View Article and Find Full Text PDF

Download full-text PDF

Source
http://dx.doi.org/10.1093/hmg/ddab045DOI Listing
April 2021

Meta-analysis of sample-level dbGaP data reveals novel shared genetic link between body height and Crohn's disease.

Hum Genet 2021 Jun 16;140(6):865-877. Epub 2021 Jan 16.

Department of Genetics and Genomic Sciences, Icahn School of Medicine at Mount Sinai, 1425 Madison Ave, New York, NY, 10029, USA.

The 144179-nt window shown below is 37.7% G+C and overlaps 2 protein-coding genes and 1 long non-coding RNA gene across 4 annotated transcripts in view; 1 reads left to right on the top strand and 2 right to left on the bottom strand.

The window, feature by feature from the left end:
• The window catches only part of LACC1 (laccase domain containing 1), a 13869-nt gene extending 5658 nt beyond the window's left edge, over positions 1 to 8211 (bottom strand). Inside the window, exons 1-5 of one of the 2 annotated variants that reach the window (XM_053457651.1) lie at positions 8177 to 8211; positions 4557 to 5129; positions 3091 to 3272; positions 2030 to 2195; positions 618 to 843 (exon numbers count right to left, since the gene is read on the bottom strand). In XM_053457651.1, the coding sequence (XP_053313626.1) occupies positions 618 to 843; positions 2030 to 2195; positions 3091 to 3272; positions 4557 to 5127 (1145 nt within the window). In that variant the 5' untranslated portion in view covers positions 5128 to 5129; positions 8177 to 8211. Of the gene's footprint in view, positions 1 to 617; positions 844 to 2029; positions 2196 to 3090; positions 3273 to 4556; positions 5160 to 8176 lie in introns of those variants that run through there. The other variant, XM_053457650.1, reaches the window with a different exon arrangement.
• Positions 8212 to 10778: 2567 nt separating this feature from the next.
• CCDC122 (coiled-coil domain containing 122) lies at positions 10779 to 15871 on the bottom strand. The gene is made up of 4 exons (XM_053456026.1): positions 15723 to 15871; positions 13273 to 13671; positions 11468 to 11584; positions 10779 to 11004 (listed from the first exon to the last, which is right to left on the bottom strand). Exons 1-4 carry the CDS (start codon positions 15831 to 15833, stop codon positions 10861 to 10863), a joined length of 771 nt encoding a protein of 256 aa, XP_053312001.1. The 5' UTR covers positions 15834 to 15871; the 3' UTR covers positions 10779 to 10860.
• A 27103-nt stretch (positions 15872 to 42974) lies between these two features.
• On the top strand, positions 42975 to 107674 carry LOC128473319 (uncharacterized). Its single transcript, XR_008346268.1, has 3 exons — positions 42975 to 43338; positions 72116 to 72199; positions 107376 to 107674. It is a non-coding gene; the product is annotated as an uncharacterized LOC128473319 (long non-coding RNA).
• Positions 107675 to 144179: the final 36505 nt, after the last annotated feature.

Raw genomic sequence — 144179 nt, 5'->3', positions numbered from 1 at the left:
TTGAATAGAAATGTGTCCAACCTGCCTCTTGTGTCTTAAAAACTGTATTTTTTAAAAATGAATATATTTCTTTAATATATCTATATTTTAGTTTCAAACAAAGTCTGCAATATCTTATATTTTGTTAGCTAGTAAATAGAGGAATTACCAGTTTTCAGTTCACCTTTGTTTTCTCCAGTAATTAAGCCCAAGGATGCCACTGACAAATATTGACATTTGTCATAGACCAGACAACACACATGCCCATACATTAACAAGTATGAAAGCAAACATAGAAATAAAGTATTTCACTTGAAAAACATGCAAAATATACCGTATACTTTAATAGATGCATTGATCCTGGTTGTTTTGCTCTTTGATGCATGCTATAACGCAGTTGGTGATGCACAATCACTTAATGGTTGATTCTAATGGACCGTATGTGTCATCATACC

To further explore genetic links between complex traits, we developed a comprehensive framework to harmonize and integrate extensive genotype and phenotype data from the four well-characterized cohorts with the focus on cardiometabolic diseases deposited to the database of Genotypes and Phenotypes (dbGaP). We generated a series of polygenic risk scores (PRS) to investigate pleiotropic effects of loci that confer genetic risk for 19 common diseases and traits on body height, type 2 diabetes (T2D), and myocardial infarction (MI). In a meta-analysis of 20,021 subjects, we identified shared genetic determinants of Crohn's Disease (CD), a type of inflammatory bowel disease, and body height (p = 5.5 × 10). The association of PRS-CD with height was replicated in UK Biobank (p = 1.1 × 10) and an independent cohort of 510 CD cases and controls (1.57 cm shorter height per PRS-CD interquartile increase, p = 5.0 × 10 and a 28% reduction in CD risk per interquartile increase in PRS-height, p = 1.1 × 10, with the effect independent of CD diagnosis). A pathway analysis of the variants overlapping between PRS-height and PRS-CD detected significant enrichment of genes from the inflammatory, immune-mediated and growth factor regulation pathways. This finding supports the clinical observation of growth failure in patients with childhood-onset CD and demonstrates the value of using individual-level data from dbGaP in searching for shared genetic determinants. This information can help provide a refined insight into disease pathogenesis and may have major implications for novel therapies and drug repurposing.